SIU student finds new and endangered ape species - KFVS12 News & Weather Cape Girardeau, Carbondale, Poplar Bluff

SIU student finds new and endangered ape species

(Source: Matthew Nowak/SOCP) (Source: Matthew Nowak/SOCP)
(Source: Matthew Nowak/SOCP) (Source: Matthew Nowak/SOCP)
CARBONDALE, IL (KFVS) -

There are many brilliant scholars in the Heartland. One being a Southern Illinois University Carbondale student with breakthrough research. 

Matthew Nowak, a SIU doctoral student, identifies a new great ape species along with a long list of other scientists.

 “This is huge! This phenomenally exciting," explained Susan Ford, a retired professor of the Anthropology Department.  Nowak is her doctoral student. “Oh he is a great student… I loved having him here – he is so bright and so hard working and always so thorough in every detail.”

Nowak, being one of four “primary” authors, found a new ape species called the Tapanuli Orangutan on the Indonesian island of Sumatra. With only 800 individuals left, the Tapanuli Orangutan is the most endangered great ape species in the world.

Matthew described his experience, “I mean it’s just like probably one of the biggest things I will ever be a part of…for being sort of not even finished with my PhD, it’s a very eye-opening experience if you will and it’s taught me a lot.”

According to Ford, many scholars at SIU have identified numerous types of new species like microorganism, frogs, butterflies, but Ford explains the significance of Nowak’s findings.

“Finding a new species is really important to science.  And is really something that is significant. But we don’t hear about those scholars very often because not that many people are tuned into thinking about a new butterfly, or a new fish or a new bacterium. But orangs, they are so close to ourselves. They are so like ourselves. There’s something about apes that is emotionally exciting for the average human as well as myself as a scientist, that it elevates the significance of this finding. Because in many ways we are not only learning something about another organism, but we are learning perhaps something more about ourselves in our own ancestry.”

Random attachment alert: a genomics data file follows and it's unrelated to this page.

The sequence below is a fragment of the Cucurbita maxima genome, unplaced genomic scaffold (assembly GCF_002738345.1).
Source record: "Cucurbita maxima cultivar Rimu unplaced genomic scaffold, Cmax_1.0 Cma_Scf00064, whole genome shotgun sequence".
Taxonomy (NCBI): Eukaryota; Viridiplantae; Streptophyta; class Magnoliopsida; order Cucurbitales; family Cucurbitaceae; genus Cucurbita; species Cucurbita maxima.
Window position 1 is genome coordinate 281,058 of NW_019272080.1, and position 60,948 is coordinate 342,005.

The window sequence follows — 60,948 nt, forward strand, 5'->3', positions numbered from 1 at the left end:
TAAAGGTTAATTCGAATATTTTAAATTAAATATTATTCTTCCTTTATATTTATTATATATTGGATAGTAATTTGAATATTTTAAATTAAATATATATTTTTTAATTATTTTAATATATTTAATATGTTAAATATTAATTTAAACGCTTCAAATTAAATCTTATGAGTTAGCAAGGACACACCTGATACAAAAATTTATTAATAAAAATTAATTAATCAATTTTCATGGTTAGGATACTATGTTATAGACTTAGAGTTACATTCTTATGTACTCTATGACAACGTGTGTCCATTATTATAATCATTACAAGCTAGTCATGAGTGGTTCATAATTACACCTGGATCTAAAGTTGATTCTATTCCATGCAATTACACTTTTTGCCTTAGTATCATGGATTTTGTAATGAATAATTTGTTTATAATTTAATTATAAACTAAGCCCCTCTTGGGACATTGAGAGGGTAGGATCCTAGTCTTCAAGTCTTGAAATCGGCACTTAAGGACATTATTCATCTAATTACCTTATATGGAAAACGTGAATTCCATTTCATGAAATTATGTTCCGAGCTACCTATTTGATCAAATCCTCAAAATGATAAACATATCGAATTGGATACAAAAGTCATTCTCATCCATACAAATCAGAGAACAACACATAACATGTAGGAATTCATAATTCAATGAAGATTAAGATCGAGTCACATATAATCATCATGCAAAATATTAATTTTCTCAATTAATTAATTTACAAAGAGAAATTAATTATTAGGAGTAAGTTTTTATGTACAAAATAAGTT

Nowaks explained how there is still so much more to learns, "There is still a lot that we don’t yet know… and we’ve been collecting behavioral data for a number of years now. I’m in the process of also writing that up and we are hoping it will show some interesting things.”

Nowak has been in Indonesia for seven years, part of that time working on collecting data for his dissertation in the field and the other part working with an organization called Sumatran Orangutan Conservation Programme (SOCP).  

Walking among these apes every day to get watch their behavior, but still runs into some challenges.

"Being a foreigner here can be sometimes difficult...Both from monetarily speaking coming here and establishing a life… but also like what I saying previously, learning the culture, learning the language."

Ford concluded, “This kind of science is really difficult and is done with very little resources and a lot of dedication by someone like Matt who gives the time, the focus, the time away from his life to really be able to get us the information to advance science in this particular way.”

Nowak told us he will be finished with his written PhD by the end of the year to graduate in May. 

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